(Santiago de Chile) The ultra-conservative right will be responsible for drafting a new draft Constitution to replace the one inherited from the dictatorship of Augusto Pinochet, according to the official results of a poll released on Sunday, after the rejection of a first proposal change in a referendum in 2022.

More than 15.1 million Chileans went to the polls on Sunday to elect, among 350 candidates, the 50 members who will form the Constitutional Council which will aim to propose a new Constitution for the country.

After counting the ballots, the Republican Party, classified on the far right, opposed from the start to a reform of the Constitution, won 35% of the vote (22 seats), against 29% recorded for the left coalition supporting the government. of Gabriel Boric (17), according to official data. The traditional right won 21% of the vote (11).

The Republican Party, which opposes abortion and has an anti-immigrant rhetoric, “won’t have to negotiate with anyone, it can write whatever constitution it wants” and “will have the power to ‘veto any amendment,’ predicted Claudia Heiss, director of the faculty of political science at the University of Chile, to AFP.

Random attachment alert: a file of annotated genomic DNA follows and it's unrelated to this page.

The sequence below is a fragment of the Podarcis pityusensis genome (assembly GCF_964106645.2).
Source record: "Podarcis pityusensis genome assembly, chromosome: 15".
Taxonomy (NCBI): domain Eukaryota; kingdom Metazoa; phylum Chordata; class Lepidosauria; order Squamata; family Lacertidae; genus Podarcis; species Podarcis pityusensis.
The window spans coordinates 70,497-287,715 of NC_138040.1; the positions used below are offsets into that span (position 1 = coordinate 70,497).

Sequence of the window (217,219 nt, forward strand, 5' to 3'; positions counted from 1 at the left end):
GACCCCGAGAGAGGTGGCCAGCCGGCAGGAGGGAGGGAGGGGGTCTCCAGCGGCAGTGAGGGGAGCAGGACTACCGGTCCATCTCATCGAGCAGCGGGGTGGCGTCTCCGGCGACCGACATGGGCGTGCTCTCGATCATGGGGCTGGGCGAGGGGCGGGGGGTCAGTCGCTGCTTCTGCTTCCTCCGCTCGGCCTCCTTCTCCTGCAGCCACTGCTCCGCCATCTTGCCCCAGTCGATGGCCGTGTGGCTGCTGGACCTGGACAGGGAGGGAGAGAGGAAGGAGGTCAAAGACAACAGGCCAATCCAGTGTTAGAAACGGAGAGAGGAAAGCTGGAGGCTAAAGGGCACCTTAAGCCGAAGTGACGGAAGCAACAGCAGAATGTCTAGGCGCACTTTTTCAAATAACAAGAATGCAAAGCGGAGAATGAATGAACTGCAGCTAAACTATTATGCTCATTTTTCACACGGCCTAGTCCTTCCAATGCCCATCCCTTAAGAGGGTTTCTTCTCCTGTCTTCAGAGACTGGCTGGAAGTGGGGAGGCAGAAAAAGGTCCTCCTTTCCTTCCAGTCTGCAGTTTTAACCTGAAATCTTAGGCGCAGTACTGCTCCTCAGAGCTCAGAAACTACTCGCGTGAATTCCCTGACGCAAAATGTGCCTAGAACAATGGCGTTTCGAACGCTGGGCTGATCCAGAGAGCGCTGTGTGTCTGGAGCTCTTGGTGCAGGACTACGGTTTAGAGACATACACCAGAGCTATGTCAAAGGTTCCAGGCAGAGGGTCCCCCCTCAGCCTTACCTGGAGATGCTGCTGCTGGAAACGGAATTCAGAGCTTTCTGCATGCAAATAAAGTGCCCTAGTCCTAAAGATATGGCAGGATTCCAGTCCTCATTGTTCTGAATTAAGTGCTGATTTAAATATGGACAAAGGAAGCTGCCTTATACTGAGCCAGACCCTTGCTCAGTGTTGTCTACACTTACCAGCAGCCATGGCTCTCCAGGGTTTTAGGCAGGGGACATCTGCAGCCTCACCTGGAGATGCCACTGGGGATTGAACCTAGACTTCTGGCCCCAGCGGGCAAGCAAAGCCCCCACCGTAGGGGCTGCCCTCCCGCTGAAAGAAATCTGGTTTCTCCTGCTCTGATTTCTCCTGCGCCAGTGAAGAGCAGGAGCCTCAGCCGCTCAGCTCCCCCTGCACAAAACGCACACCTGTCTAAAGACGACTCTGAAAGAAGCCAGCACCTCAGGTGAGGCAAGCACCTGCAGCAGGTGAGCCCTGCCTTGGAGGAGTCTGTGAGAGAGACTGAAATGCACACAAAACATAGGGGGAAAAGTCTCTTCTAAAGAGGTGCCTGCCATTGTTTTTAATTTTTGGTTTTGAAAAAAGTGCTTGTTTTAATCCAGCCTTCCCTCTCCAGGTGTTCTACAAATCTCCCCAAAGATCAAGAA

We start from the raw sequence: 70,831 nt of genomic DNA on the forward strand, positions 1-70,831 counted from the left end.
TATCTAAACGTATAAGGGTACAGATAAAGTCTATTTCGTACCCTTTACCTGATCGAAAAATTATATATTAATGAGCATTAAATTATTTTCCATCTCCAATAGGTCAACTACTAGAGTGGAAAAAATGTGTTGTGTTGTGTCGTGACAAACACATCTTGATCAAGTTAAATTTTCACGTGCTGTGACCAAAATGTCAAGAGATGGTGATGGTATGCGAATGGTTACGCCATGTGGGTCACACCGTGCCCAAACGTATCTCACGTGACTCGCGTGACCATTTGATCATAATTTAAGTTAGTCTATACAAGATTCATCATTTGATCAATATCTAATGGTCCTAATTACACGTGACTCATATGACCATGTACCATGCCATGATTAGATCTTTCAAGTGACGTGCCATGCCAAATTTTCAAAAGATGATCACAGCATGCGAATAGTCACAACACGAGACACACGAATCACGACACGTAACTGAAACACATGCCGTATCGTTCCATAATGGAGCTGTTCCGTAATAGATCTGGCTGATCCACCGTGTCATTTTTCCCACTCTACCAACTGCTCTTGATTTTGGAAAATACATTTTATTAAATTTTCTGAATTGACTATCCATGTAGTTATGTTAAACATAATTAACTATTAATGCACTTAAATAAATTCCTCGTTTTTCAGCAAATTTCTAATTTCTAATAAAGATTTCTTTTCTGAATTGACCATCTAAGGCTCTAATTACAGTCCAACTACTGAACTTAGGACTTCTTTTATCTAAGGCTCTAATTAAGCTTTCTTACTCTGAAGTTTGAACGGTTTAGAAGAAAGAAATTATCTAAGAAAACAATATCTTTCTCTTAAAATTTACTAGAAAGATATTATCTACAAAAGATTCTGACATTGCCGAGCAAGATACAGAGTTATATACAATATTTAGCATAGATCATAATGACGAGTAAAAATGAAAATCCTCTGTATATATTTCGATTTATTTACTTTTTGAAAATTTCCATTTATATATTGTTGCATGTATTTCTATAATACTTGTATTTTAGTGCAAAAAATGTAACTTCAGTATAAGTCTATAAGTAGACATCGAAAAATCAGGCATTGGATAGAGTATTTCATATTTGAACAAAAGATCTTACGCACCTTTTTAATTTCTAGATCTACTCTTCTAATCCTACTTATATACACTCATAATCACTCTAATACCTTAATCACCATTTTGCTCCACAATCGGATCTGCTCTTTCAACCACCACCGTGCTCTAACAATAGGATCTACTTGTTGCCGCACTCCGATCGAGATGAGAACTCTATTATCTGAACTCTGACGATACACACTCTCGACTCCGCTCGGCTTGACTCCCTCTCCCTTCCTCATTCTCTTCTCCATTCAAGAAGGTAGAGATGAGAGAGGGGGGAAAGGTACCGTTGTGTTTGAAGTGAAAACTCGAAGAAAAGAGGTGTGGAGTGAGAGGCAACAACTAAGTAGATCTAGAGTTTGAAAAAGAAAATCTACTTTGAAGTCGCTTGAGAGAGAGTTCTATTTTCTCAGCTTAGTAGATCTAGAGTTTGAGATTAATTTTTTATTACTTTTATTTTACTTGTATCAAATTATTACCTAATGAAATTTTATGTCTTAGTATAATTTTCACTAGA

This is the second process of rewriting the basic law of the country.

At the beginning of September 2022, the Chileans had rejected by 61.9% a first proposal for a new Constitution. This was to establish new social rights, particularly in education, health and housing, recognize the rights of indigenous peoples and even the right to abortion.

After the rejection by the voters, the main political parties of the country had still decided to start negotiations to relaunch the constitutional process.

The Council, whose members were elected on Sunday, will receive a preliminary draft drawn up by a committee of experts to which they will have to make adjustments and amendments. The text includes 12 essential principles which, however, cannot be changed. Among them, the fact that Chile is a market economy.

The project will then be submitted to a referendum on December 17.

The current Constitution, inherited from the dictatorship of Augusto Pinochet (1973-1990), is considered, despite several successive revisions, as a brake on any fundamental social reform in Chile, the scene in 2019 of a great popular uprising.

“I still have hope that we can have a new Constitution. With the one we have, there are things that remain unresolved and that privilege some more than others,” Francisco Carrasco, a 33-year-old aeronautical technician, told AFP after voting at a school in San Francisco. Bernardo, south of Santiago.